Farmers market coming to Camp Lejeune

10 Apr 2014 | Cpl. Jackeline Perez Rivera

There’s nothing like strolling through a vibrant farmers market. Brightly colored fruits and vegetables overflowing from baskets; the smell of fresh-baked cookies and pies lingering in the air, and the hum of a community coming together – it’s enough to entice anyone.
Beginning Tuesday, the Onslow County Farmers Market will set up shop at the Marine Corps Exchange parking lot aboard Marine Corps Base Camp Lejeune. The market will be held every Tuesday from 10 a.m. to 2 p.m.
According to Larry Kent, a board member of the Onslow County Farmers Market, patrons can expect a wide array of produce, upwards of 50 varieties of fruits and vegetables.

Additionally, visitors will have access to food vendors with menu items ranging from French cuisine to vegetable wraps to roasted peanuts, as well as arts and craft vendors with everything from soaps and skin care products to forged metal tools and wood sculptures.

“Offering a range of products is very important to us. It gives a wider choice of both products, and ideas,” said Kent. “Whether that idea is a recipe obtained at the market or a gift for the kids, a friend or a loved one.”

Over the last two decades, farmers markets have grown exponentially, with just over 2,000 in 1996 to more than 8,000 in 2013, according to the U.S. Department of Agriculture. In Onslow County alone, there are now four markets, according to Kent.

“The rise in the number of farmers markets in Onslow County, as well as in the nation, is due in part to the public growing awareness of our country’s health or lack thereof in the case of rising obesity and diabetes rates, as well as a growing concern as to how our food is being grown; with herbicides, pesticides and hormones or not,” explained Kent.

According to Timothy McCurry, Community Plans and Liaison officer for Camp Lejeune and Marine Corps Air Station New River, hosting the farmers market on base addresses three key issues, quality of life, community outreach and mission sustainment.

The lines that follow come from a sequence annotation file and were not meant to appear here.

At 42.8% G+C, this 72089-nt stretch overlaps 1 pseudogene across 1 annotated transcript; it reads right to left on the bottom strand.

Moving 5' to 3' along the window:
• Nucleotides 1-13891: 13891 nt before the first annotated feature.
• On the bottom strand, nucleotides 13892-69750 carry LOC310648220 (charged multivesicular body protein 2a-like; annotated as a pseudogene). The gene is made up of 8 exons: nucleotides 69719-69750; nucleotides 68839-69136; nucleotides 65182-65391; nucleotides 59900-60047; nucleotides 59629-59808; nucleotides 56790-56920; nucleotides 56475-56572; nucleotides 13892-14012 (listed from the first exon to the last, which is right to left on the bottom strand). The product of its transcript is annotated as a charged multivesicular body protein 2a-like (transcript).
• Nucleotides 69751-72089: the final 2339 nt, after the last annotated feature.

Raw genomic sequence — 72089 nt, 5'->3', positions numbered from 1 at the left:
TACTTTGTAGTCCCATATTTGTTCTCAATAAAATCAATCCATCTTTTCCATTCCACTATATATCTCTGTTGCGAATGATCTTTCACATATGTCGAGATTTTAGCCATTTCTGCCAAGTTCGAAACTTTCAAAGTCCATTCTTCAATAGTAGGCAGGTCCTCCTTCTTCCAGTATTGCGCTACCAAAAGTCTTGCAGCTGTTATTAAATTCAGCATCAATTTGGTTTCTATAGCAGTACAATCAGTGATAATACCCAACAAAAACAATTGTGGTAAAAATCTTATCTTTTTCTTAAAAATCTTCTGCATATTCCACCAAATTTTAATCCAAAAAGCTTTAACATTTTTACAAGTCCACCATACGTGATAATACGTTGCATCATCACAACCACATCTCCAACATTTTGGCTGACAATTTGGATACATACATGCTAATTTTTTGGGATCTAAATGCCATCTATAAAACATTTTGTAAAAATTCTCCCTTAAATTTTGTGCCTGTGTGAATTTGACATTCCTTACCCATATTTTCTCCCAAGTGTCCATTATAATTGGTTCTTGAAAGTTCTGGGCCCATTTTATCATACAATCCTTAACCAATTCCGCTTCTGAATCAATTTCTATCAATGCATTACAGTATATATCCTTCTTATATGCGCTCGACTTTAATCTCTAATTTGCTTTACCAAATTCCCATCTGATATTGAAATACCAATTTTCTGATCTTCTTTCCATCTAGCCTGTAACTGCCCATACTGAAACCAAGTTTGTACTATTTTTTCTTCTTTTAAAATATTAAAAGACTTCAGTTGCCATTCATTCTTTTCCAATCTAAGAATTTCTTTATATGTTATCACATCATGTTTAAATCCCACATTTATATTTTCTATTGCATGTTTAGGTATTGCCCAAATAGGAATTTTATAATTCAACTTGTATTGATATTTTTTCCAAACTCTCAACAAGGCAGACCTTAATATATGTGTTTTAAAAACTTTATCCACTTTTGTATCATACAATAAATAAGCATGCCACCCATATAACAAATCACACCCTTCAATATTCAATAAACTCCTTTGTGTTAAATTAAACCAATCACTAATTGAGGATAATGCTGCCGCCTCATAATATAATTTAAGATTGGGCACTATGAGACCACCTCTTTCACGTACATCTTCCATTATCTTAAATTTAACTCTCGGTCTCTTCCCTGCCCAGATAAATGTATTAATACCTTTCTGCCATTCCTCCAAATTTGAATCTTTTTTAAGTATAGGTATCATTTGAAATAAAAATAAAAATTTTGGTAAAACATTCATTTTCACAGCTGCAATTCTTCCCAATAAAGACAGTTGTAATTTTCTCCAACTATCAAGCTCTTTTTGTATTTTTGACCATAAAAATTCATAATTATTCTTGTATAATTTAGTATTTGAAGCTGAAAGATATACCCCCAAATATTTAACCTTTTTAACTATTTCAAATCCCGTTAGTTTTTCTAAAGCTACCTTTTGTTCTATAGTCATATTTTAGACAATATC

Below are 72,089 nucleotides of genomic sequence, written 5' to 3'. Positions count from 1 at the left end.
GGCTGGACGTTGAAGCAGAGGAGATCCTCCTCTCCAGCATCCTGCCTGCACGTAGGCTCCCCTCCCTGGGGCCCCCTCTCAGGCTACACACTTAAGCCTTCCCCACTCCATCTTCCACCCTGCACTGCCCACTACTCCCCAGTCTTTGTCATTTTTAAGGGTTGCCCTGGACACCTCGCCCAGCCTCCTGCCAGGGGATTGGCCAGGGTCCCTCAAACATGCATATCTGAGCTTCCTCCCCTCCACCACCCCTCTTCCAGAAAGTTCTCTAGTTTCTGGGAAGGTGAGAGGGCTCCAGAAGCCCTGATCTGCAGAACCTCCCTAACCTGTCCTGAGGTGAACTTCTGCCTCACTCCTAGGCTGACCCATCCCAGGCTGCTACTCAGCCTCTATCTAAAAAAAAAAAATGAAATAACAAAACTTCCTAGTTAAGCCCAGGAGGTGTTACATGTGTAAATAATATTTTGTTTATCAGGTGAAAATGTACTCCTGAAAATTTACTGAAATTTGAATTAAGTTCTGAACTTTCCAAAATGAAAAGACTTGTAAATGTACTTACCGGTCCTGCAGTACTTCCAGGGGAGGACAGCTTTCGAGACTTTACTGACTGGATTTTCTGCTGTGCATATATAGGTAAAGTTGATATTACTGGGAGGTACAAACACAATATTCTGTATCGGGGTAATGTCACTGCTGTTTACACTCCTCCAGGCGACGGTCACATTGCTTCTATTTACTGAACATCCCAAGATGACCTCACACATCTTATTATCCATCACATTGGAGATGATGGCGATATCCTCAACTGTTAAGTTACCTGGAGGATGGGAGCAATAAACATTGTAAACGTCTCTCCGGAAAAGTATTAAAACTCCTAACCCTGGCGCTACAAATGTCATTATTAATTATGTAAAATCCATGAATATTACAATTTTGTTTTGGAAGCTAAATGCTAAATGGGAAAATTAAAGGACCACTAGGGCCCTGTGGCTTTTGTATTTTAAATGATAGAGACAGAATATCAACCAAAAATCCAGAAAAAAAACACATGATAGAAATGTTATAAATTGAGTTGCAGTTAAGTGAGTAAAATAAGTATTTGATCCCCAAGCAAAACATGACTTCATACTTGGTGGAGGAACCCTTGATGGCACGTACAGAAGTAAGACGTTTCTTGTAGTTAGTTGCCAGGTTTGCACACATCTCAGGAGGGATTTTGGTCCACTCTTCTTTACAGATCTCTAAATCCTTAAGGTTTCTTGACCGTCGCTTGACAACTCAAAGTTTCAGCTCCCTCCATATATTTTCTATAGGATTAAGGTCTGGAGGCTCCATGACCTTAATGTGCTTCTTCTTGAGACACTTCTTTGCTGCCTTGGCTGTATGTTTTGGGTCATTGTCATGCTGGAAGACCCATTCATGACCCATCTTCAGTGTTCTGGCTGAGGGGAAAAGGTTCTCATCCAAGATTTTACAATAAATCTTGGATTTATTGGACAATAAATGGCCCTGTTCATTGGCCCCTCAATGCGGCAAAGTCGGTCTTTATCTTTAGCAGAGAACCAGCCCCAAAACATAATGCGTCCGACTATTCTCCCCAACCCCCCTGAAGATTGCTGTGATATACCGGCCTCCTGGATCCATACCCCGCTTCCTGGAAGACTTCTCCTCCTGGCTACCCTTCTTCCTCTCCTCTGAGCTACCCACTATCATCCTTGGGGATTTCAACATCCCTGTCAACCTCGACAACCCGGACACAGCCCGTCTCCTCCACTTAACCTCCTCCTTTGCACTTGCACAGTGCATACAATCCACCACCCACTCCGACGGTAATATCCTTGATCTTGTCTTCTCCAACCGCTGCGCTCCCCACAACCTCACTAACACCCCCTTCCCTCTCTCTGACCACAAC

“There is a growing demand by consumers for locally-produced food,” said McCurry. “The installation’s farmers market will bring easy access to fresh, healthy produce for active-duty, retiree, civilian workers and their families.”

Because farmers markets often feature produce and food that is grown both naturally and organically, the taste quality is superior to that of other outlets. Farmers who sell their produce at farmers markets are able to retain the nutritional content of their products and pick their produce at the very peak of its flavor, according to the USDA.

Additionally, the food they sell does not need to travel very far to get to your table, which helps to ensure it does not get damaged or bruised as it often does when being transported to grocery stores.

Farmers markets are also an excellent center for community building, offering a place to connect with neighbors, meet local farmers and support local small businesses. Farmers markets stimulate local economies, returning three times as much of their sales to the local economy compared to their chain competitors, according to the USDA.

“By hosting a farmers market we send the message that we are vested in the local community,” added McCurry. “What’s good for the quality of life and economy outside the fence line is also good inside the fence line.”

But that’s not all; farmers markets also conserve the environment, according to the Indiana State Department of Agriculture. Since the delivery time of items is reduced when being shipped to farmers markets, the level of fossil fuels, that is the emissions from delivery trucks, is greatly reduced. Studies have also indicated the network of managed and sustainable farms that comprise the backbone of farmers markets, helps conserve water resources, as well as the purity of the soil.

“The Department of Defense has long recognized that farmland is compatible with the military mission. Agribusiness, especially crop production and forestry are recognized compatible land uses in air installations and range compatible use zones and enable the military to safely conduct training,” said McCurry.

Due to increased population migration to coastal communities, Onslow County has lost more than 13,000 acres of farmland, in total, between 1987 and 2007, according to McCurry.

By shopping at the farmers market you will not only be making a better decision for your health, but for your community, environment and the Marine Corps as well.The Onslow County Farmers Market will run through Aug. 26.

For more information, call 330-5732.